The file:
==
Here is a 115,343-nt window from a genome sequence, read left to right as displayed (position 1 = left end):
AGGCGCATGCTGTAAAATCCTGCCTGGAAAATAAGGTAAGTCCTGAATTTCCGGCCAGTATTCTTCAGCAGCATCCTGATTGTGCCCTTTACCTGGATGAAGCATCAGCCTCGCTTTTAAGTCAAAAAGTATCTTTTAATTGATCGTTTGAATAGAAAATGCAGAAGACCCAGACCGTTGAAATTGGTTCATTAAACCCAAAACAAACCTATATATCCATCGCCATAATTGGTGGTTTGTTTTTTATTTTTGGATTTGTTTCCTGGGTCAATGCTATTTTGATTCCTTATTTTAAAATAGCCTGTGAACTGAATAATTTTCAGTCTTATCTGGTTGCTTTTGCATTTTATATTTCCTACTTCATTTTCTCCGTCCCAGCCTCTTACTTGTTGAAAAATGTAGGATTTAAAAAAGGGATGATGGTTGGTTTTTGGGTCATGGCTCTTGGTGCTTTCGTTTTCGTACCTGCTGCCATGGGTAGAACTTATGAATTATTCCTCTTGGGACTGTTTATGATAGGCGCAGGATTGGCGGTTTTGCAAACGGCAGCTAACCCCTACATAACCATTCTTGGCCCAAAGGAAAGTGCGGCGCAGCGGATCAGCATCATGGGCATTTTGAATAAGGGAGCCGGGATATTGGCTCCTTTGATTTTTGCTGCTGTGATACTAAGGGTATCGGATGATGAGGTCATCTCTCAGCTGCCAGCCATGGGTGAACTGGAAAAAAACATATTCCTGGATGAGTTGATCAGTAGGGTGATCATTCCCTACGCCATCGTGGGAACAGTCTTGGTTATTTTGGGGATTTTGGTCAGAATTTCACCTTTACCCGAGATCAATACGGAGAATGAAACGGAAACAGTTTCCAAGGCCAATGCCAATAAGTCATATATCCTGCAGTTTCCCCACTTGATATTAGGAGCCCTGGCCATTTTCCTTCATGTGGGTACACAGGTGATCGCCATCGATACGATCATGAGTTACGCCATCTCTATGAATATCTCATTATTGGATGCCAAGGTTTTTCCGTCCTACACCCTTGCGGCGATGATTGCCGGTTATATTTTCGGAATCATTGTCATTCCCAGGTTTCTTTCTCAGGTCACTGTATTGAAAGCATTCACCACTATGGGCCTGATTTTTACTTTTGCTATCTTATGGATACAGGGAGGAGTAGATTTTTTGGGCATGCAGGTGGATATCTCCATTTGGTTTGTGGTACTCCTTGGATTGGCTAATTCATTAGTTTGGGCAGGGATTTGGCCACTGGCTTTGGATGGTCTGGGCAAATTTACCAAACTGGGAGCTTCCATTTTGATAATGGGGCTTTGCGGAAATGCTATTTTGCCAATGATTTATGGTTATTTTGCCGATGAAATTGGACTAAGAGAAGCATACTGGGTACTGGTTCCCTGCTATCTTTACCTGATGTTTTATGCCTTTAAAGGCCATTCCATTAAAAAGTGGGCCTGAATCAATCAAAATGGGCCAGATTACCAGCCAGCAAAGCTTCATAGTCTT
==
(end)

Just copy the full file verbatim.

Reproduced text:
Here is a 115,343-nt window from a genome sequence, read left to right as displayed (position 1 = left end):
AGGCGCATGCTGTAAAATCCTGCCTGGAAAATAAGGTAAGTCCTGAATTTCCGGCCAGTATTCTTCAGCAGCATCCTGATTGTGCCCTTTACCTGGATGAAGCATCAGCCTCGCTTTTAAGTCAAAAAGTATCTTTTAATTGATCGTTTGAATAGAAAATGCAGAAGACCCAGACCGTTGAAATTGGTTCATTAAACCCAAAACAAACCTATATATCCATCGCCATAATTGGTGGTTTGTTTTTTATTTTTGGATTTGTTTCCTGGGTCAATGCTATTTTGATTCCTTATTTTAAAATAGCCTGTGAACTGAATAATTTTCAGTCTTATCTGGTTGCTTTTGCATTTTATATTTCCTACTTCATTTTCTCCGTCCCAGCCTCTTACTTGTTGAAAAATGTAGGATTTAAAAAAGGGATGATGGTTGGTTTTTGGGTCATGGCTCTTGGTGCTTTCGTTTTCGTACCTGCTGCCATGGGTAGAACTTATGAATTATTCCTCTTGGGACTGTTTATGATAGGCGCAGGATTGGCGGTTTTGCAAACGGCAGCTAACCCCTACATAACCATTCTTGGCCCAAAGGAAAGTGCGGCGCAGCGGATCAGCATCATGGGCATTTTGAATAAGGGAGCCGGGATATTGGCTCCTTTGATTTTTGCTGCTGTGATACTAAGGGTATCGGATGATGAGGTCATCTCTCAGCTGCCAGCCATGGGTGAACTGGAAAAAAACATATTCCTGGATGAGTTGATCAGTAGGGTGATCATTCCCTACGCCATCGTGGGAACAGTCTTGGTTATTTTGGGGATTTTGGTCAGAATTTCACCTTTACCCGAGATCAATACGGAGAATGAAACGGAAACAGTTTCCAAGGCCAATGCCAATAAGTCATATATCCTGCAGTTTCCCCACTTGATATTAGGAGCCCTGGCCATTTTCCTTCATGTGGGTACACAGGTGATCGCCATCGATACGATCATGAGTTACGCCATCTCTATGAATATCTCATTATTGGATGCCAAGGTTTTTCCGTCCTACACCCTTGCGGCGATGATTGCCGGTTATATTTTCGGAATCATTGTCATTCCCAGGTTTCTTTCTCAGGTCACTGTATTGAAAGCATTCACCACTATGGGCCTGATTTTTACTTTTGCTATCTTATGGATACAGGGAGGAGTAGATTTTTTGGGCATGCAGGTGGATATCTCCATTTGGTTTGTGGTACTCCTTGGATTGGCTAATTCATTAGTTTGGGCAGGGATTTGGCCACTGGCTTTGGATGGTCTGGGCAAATTTACCAAACTGGGAGCTTCCATTTTGATAATGGGGCTTTGCGGAAATGCTATTTTGCCAATGATTTATGGTTATTTTGCCGATGAAATTGGACTAAGAGAAGCATACTGGGTACTGGTTCCCTGCTATCTTTACCTGATGTTTTATGCCTTTAAAGGCCATTCCATTAAAAAGTGGGCCTGAATCAATCAAAATGGGCCAGATTACCAGCCAGCAAAGCTTCATAGTCTT